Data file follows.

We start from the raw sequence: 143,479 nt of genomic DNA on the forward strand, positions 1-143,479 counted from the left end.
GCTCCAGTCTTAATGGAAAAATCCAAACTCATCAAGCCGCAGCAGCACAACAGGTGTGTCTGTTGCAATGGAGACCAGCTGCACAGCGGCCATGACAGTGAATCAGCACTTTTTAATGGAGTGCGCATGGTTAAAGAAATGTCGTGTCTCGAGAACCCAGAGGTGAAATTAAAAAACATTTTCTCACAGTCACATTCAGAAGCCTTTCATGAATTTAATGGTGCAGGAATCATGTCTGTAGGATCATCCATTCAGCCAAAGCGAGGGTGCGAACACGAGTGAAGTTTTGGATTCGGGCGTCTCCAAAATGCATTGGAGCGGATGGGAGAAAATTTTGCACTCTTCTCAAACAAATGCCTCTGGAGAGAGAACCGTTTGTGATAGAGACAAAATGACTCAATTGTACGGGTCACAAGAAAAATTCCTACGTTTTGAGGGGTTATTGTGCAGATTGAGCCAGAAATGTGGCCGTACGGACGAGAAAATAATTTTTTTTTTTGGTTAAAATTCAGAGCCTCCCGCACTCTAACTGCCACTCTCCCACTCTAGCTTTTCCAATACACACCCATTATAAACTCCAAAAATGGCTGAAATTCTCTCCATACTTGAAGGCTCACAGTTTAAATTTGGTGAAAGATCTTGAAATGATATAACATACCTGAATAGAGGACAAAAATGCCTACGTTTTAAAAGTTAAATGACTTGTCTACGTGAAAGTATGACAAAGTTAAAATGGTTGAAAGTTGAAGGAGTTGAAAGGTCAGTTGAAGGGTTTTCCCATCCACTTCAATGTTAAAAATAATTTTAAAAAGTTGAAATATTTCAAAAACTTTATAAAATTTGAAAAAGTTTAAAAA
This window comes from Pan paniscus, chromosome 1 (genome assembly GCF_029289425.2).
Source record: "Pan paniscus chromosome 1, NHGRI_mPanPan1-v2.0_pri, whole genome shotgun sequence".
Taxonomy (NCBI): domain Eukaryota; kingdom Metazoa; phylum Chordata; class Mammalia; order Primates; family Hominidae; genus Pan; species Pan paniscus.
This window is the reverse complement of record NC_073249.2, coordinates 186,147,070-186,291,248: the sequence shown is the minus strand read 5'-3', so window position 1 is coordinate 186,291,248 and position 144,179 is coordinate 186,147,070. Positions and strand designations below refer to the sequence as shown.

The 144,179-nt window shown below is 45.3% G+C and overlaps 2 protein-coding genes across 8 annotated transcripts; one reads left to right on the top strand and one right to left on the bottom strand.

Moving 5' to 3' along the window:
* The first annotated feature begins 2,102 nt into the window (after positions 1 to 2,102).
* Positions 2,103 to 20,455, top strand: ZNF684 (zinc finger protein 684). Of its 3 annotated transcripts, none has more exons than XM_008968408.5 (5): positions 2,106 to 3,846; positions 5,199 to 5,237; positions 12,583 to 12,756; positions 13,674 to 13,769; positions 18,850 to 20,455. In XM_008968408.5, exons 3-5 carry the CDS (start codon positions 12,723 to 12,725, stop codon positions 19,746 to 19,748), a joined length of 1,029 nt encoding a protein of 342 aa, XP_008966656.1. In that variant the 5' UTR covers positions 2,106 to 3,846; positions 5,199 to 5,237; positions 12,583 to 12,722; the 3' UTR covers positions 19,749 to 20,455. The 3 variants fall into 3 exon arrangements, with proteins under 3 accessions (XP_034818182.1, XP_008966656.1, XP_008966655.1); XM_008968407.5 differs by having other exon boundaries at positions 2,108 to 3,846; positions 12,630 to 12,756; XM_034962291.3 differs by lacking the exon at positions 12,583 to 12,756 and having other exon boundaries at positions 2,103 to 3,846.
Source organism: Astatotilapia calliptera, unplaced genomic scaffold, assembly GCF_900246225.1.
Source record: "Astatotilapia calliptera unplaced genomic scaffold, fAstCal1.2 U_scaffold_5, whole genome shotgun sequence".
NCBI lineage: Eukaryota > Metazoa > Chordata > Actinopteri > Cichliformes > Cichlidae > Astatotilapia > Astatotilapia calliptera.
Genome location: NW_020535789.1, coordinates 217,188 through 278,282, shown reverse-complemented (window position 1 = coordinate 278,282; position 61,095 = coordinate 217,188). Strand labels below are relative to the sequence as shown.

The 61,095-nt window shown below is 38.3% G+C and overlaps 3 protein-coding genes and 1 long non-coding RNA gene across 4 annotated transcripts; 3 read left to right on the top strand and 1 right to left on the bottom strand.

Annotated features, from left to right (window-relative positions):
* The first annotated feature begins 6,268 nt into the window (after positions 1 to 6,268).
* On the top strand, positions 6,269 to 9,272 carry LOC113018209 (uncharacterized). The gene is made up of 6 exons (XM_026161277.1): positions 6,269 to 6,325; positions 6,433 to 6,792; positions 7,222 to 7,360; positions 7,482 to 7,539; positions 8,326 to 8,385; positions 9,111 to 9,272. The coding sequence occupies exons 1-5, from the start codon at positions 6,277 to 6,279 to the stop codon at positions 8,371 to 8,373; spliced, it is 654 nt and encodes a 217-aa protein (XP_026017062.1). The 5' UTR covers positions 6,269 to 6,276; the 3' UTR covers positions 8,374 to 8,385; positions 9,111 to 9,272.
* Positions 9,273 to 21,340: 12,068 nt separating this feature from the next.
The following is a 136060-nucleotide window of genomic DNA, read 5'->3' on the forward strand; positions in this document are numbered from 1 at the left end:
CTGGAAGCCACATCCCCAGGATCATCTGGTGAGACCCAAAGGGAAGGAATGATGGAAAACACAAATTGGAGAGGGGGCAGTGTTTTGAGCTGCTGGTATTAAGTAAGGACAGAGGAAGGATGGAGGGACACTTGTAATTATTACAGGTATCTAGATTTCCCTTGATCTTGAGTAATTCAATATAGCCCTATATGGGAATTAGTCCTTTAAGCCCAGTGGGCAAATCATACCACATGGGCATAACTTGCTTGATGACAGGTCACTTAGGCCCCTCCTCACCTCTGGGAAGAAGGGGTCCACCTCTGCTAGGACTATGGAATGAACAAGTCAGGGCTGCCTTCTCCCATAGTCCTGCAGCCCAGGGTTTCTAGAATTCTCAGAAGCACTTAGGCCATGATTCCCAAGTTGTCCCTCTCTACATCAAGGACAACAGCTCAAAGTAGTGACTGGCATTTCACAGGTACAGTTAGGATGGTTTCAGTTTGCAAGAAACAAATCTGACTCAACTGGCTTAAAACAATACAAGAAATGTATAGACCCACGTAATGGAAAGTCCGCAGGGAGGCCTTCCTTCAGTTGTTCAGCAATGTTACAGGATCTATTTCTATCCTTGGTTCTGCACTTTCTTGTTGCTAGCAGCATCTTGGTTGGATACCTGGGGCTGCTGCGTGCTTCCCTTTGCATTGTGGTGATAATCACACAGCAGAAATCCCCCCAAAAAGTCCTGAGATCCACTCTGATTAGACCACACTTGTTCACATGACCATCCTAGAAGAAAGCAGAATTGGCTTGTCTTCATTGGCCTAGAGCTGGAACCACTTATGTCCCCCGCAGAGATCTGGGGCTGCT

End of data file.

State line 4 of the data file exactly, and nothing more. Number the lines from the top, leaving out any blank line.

Source record: "Pan paniscus chromosome 1, NHGRI_mPanPan1-v2.0_pri, whole genome shotgun sequence".